This One Factor Determines If You’re A Trump Supporter, And It’s Not What You Think

Trump supporters have a lot in common. They lack education. They’re a bunch of horrible racists. They want to “make America great again” by viciously beating African-American protesters and homeless people. The idea of keeping brown people out of ‘Murika appeals to them. His appeal to racists is so great that white supremacists are actively campaigning for him and terrorist groups are using his hate speech to recruit. But did you know that one factor you haven’t thought of defines Trump support better than jingoism, racism, homophobia, extreme anti-Muslim sentiments, or a desire to build a gigantic wall so we never have to even look at a Hispanic person again?

That’s right — the primary factor that ties Trump supporters together is a propensity toward authoritarianism.

Politico‘s Matthew MacWilliams says he has discovered one factor that predicts whether or not someone is a Trump voter:

In fact, I’ve found a single statistically significant variable predicts whether a voter supports Trump—and it’s not race, income or education levels: It’s authoritarianism.

That’s right, Trump’s electoral strength—and his staying power—have been buoyed, above all, by Americans with authoritarian inclinations. And because of the prevalence of authoritarians in the American electorate, among Democrats as well as Republicans, it’s very possible that Trump’s fan base will continue to grow.

MacWilliams just finished conducting a national poll which sampled 1,800 voters across the nation. “I found that education, income, gender, age, ideology and religiosity had no significant bearing on a Republican voter’s preferred candidate,” he writes. “Only two of the variables I looked at were statistically significant: authoritarianism, followed by fear of terrorism, though the former was far more significant than the latter.”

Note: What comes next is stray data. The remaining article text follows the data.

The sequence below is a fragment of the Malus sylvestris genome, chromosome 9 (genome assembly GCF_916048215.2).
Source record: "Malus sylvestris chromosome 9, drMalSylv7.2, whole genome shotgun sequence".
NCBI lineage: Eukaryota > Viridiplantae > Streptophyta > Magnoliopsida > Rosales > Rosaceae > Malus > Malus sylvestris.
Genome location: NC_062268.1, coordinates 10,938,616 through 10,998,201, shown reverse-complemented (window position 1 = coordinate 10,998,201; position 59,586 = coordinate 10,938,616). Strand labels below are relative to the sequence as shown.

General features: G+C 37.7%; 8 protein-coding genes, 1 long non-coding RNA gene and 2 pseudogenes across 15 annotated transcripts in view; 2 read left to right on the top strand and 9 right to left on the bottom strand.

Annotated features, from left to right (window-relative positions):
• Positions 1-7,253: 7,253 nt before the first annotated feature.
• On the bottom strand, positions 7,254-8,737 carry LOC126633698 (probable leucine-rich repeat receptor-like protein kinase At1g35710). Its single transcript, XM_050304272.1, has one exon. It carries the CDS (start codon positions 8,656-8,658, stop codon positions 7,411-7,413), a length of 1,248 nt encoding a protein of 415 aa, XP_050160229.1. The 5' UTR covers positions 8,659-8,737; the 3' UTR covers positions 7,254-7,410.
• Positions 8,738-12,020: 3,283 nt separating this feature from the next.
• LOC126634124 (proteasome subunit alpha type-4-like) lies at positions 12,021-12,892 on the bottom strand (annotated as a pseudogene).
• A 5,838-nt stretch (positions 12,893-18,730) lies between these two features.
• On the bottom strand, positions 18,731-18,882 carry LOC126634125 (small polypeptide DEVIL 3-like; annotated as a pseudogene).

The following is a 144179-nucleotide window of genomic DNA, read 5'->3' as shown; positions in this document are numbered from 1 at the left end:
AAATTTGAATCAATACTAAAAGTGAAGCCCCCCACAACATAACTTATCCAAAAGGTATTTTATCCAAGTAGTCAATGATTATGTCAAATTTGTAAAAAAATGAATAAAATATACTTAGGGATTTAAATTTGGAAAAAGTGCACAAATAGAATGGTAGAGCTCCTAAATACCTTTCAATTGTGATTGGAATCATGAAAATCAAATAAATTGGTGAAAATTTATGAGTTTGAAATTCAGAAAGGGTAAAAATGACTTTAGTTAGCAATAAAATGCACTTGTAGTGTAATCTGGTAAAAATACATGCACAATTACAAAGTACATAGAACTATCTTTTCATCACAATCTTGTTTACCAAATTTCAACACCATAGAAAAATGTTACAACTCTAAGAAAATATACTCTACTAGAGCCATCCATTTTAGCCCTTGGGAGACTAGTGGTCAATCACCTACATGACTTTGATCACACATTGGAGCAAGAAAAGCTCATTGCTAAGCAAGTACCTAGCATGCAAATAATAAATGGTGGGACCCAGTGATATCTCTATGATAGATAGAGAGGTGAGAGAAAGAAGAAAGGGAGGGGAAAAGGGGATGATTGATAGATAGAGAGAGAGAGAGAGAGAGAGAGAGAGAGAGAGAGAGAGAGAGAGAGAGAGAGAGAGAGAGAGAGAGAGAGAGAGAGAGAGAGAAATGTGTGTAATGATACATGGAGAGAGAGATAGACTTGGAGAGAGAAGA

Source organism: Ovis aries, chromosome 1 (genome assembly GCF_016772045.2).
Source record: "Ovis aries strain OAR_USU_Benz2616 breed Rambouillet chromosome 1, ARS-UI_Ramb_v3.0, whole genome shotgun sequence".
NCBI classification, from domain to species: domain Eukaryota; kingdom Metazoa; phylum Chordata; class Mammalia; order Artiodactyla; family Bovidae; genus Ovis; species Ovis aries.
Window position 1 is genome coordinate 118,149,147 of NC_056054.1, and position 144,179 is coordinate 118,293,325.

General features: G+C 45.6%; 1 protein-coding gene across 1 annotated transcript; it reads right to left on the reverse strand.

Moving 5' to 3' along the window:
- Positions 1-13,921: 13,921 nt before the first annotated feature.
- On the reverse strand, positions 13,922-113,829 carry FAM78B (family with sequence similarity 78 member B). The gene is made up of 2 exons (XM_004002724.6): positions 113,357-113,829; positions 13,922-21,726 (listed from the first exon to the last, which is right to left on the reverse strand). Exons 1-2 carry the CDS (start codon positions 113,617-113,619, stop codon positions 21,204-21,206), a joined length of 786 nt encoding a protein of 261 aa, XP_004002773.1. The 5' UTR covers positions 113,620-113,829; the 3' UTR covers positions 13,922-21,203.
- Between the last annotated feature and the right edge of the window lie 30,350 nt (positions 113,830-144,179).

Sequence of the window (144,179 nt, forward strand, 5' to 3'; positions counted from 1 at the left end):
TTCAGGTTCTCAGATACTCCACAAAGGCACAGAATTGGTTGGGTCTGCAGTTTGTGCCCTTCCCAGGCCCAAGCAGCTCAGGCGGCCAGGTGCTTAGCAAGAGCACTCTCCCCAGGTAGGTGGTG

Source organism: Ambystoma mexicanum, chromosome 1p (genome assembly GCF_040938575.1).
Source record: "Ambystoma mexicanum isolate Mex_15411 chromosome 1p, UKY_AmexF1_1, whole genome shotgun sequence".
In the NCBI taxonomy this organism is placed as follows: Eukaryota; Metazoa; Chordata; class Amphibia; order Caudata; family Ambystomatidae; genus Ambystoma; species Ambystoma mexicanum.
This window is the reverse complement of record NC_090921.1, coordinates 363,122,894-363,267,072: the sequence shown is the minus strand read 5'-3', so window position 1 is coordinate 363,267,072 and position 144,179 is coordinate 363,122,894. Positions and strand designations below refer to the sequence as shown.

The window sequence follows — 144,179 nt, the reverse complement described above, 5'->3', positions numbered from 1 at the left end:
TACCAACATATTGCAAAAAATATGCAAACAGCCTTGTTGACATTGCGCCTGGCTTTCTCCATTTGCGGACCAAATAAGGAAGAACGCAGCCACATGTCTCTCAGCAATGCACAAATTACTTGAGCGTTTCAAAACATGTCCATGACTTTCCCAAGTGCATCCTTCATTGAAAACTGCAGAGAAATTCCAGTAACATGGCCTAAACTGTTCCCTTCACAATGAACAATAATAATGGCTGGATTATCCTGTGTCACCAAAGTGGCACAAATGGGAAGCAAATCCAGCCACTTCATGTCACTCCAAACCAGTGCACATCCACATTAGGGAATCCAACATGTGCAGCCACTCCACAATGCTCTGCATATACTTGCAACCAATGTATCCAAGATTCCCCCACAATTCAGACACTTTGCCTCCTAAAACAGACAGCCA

MacWilliams explains that Trump’s pledge to make “America great again” as well as his horrific suggestions that Muslims be banned from the United States, wear special ID badges if they’re already here, and be rounded up into concentration camps (as well, of course, as his Great Wall of Murika), all cater to authoritarian inclinations:

Authoritarianism is not a new, untested concept in the American electorate. Since the rise of Nazi Germany, it has been one of the most widely studied ideas in social science. While its causes are still debated, the political behavior of authoritarians is not. Authoritarians obey. They rally to and follow strong leaders. And they respond aggressively to outsiders, especially when they feel threatened.

This, of course, describes Trump supporters perfectly. Frighteningly, authoritarianism (while prevalent among Republicans) is not limited to the Right.

“In the 2008 Democratic primary, the political scientist Marc Hetherington found that authoritarianism mattered more than income, ideology, gender, age and education in predicting whether voters preferred Hillary Clinton over Barack Obama,” MacWilliams notes. “But Hetherington has also found, based on 14 years of polling, that authoritarians have steadily moved from the Democratic to the Republican Party over time” since they began to embrace civil rights, gay rights, and other hallmarks of liberalism that are common in the party today.

MacWilliams notes that authoritarianism is not “a statistically significant factor in the Democratic primary race” thus far, but “it does appear to be playing an important role on the Republican side,” as 49 percent of Republicans score “in the top quarter of the authoritarian scale.”

MacWilliams’ poll asked voters some simple questions about parenting to gauge authoritarianism: “whether it is more important for the voter to have a child who is respectful or independent; obedient or self-reliant; well-behaved or considerate; and well-mannered or curious.”

“Based on these questions, Trump was the only candidate—Republican or Democrat—whose support among authoritarians was statistically significant,” he concludes. This, combined with the 52% of respondents who live in fear of a terrorist attack on U.S. soil, gives us something to fear. While it’s easy to say President Trump “can’t happen here” — that Americans won’t stand for the ideological reincarnation of Adolf Hitler being elected — MacWilliams points out that it’s time that Democrats and all who oppose fascism begin taking Trump seriously.

Featured image via Gage Skidmore/Flickr